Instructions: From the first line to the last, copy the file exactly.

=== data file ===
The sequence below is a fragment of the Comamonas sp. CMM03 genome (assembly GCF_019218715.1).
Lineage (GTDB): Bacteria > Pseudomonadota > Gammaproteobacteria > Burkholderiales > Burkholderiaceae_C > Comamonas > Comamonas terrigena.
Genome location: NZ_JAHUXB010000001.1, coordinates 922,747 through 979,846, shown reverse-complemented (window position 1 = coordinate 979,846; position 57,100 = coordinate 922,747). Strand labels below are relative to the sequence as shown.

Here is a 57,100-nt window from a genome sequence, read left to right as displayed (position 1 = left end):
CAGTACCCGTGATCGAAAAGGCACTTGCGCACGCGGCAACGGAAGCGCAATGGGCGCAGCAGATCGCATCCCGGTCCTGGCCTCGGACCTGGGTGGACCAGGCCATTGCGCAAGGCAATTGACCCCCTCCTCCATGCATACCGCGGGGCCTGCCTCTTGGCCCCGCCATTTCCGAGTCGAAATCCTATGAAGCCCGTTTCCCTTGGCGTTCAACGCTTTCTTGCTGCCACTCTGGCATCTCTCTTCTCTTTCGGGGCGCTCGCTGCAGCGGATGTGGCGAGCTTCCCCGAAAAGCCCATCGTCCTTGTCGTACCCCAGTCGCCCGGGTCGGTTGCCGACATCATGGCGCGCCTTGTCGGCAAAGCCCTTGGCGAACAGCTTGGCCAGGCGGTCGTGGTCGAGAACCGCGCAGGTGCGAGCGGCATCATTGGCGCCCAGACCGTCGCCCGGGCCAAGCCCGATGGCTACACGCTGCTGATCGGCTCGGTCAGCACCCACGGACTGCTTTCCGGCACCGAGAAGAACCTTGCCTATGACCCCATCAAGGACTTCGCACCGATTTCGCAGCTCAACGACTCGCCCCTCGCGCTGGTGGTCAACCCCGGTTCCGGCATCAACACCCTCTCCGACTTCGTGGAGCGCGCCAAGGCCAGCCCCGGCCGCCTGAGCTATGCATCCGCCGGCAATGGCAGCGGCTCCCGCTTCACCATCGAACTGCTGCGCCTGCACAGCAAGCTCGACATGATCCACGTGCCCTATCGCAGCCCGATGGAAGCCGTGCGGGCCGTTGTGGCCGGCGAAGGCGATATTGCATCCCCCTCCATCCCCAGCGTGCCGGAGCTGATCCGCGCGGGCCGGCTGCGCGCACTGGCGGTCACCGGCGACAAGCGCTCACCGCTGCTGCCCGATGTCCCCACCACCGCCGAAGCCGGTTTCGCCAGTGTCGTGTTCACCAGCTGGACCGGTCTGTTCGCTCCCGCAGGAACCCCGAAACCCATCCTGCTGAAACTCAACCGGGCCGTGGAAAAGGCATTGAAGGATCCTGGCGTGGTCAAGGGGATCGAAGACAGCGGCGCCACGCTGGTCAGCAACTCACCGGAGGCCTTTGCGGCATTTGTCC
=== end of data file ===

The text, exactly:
The sequence below is a fragment of the Comamonas sp. CMM03 genome (assembly GCF_019218715.1).
Lineage (GTDB): Bacteria > Pseudomonadota > Gammaproteobacteria > Burkholderiales > Burkholderiaceae_C > Comamonas > Comamonas terrigena.
Genome location: NZ_JAHUXB010000001.1, coordinates 922,747 through 979,846, shown reverse-complemented (window position 1 = coordinate 979,846; position 57,100 = coordinate 922,747). Strand labels below are relative to the sequence as shown.

Here is a 57,100-nt window from a genome sequence, read left to right as displayed (position 1 = left end):
CAGTACCCGTGATCGAAAAGGCACTTGCGCACGCGGCAACGGAAGCGCAATGGGCGCAGCAGATCGCATCCCGGTCCTGGCCTCGGACCTGGGTGGACCAGGCCATTGCGCAAGGCAATTGACCCCCTCCTCCATGCATACCGCGGGGCCTGCCTCTTGGCCCCGCCATTTCCGAGTCGAAATCCTATGAAGCCCGTTTCCCTTGGCGTTCAACGCTTTCTTGCTGCCACTCTGGCATCTCTCTTCTCTTTCGGGGCGCTCGCTGCAGCGGATGTGGCGAGCTTCCCCGAAAAGCCCATCGTCCTTGTCGTACCCCAGTCGCCCGGGTCGGTTGCCGACATCATGGCGCGCCTTGTCGGCAAAGCCCTTGGCGAACAGCTTGGCCAGGCGGTCGTGGTCGAGAACCGCGCAGGTGCGAGCGGCATCATTGGCGCCCAGACCGTCGCCCGGGCCAAGCCCGATGGCTACACGCTGCTGATCGGCTCGGTCAGCACCCACGGACTGCTTTCCGGCACCGAGAAGAACCTTGCCTATGACCCCATCAAGGACTTCGCACCGATTTCGCAGCTCAACGACTCGCCCCTCGCGCTGGTGGTCAACCCCGGTTCCGGCATCAACACCCTCTCCGACTTCGTGGAGCGCGCCAAGGCCAGCCCCGGCCGCCTGAGCTATGCATCCGCCGGCAATGGCAGCGGCTCCCGCTTCACCATCGAACTGCTGCGCCTGCACAGCAAGCTCGACATGATCCACGTGCCCTATCGCAGCCCGATGGAAGCCGTGCGGGCCGTTGTGGCCGGCGAAGGCGATATTGCATCCCCCTCCATCCCCAGCGTGCCGGAGCTGATCCGCGCGGGCCGGCTGCGCGCACTGGCGGTCACCGGCGACAAGCGCTCACCGCTGCTGCCCGATGTCCCCACCACCGCCGAAGCCGGTTTCGCCAGTGTCGTGTTCACCAGCTGGACCGGTCTGTTCGCTCCCGCAGGAACCCCGAAACCCATCCTGCTGAAACTCAACCGGGCCGTGGAAAAGGCATTGAAGGATCCTGGCGTGGTCAAGGGGATCGAAGACAGCGGCGCCACGCTGGTCAGCAACTCACCGGAGGCCTTTGCGGCATTTGTCC